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APS Practice Talks for New Orleans March Meeting
Irreversible Matrix Remodeling Between Cells and Cellular Interactions with Collagen Bundle
When cells are surrounded by complex environment, they continuously probe and interact with it by applying
cellular traction forces. As cells apply traction forces, they can sense rigidity of their local environment and remodel
the matrix microstructure simultaneously. Previous study shows that single human carcinoma cell (MDA-MB-231)
remodeled its surrounding extracellular matrix (ECM) and the remodeled matrix was reversible. However, ECM
microstructural change between a pair of cells is significantly different from a single cell case. Highly densified
collagen bundle was formed between a pair of cells. In this study, we examined microstructure of collagen bundle
and cellular interactions along the bundle using quantitative confocal microscopy. The result shows that
irreversibility of collagen bundle is correlated with stress dwelling time. The bundle becomes more permanent as
cells apply traction force longer. Highly aligned and densified bundle become more rigid than surrounding ECM.
As a result, cell forms more actin fibers, which is a key element for cell traction force, towards the bundle direction
than other directions. Due to the actin dynamics along the bundle, cell pairs tend to migrate toward each other.
Altogether this study provides insights of cell-cell interactions within ECM and their responses as a direction of
Binding Energy of Interlayer Excitons in Twisted Bilayer Graphene
When two sheets of graphene are stacked at off axis angle, 2p orbitals hybridize, giving angletunable absorption resonances. By comparing the ultrafast intra-band and multi-photon transient absorption spectra, our results agree best with a recent theoretical simulations which predict that overlapping interlayer 2p orbitals interfere deconstructively to produce symmetrizedbound exciton states that are decoupled from lower lying continuum states. We further map out the excited state manifold of exciton fine states using 2-photon photoluminescence microscopy. Our spectral analysis suggests that the observed photoluminescence emission from a bright exciton state is thermally populated by a lower-lying, long lived dark-exciton state. For this dark state, both our ultrafast transient absorption and two-photon photoluminescence studiessupport a large binding energy of the order of ~0.6 eV. We believe twisted bilayer graphene isthe first 2D metallic material that can form stable, strongly bound excitons upon resonant excitation. Such strong excitonic effects coupled with enhanced hot carrier lifetimes suggest possible new routes for hot carrier extraction from an otherwise predictable 2D metallic system.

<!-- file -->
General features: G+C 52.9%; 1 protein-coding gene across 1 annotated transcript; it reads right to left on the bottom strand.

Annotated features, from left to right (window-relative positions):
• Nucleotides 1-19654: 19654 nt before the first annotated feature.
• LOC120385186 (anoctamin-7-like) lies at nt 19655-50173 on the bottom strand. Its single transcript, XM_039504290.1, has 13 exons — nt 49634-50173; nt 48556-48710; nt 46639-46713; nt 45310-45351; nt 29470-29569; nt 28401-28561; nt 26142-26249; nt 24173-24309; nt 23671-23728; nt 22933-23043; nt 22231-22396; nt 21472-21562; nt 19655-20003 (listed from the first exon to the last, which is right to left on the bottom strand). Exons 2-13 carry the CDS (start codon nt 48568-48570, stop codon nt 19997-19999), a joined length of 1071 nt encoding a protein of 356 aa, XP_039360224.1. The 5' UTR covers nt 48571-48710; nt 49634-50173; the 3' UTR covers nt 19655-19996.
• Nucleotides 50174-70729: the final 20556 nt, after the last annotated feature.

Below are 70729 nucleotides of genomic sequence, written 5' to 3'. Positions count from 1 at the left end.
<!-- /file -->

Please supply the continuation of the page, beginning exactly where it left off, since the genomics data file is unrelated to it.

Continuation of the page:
Ultrafast Resolution of Photocurrent Generation Bottlenecks in Stacked van der Waals Materials
Combining E-Field dependent ultrafast photocurrent and transient absorption microscopy, we determine the fundamental electron extraction rates that determine photocurrent efficiency in stacked WSe2 devices. We find that both measurement techniques yield the same rate limited ultrafast time constant of 87 ps, associated with exciton dissociation and electron escape. Using the corresponding the recombination rates, we can calculate the upper bound of IQE in our device to be ∼51% which agrees with our directly measured ‘on-chip’ photoefficiency.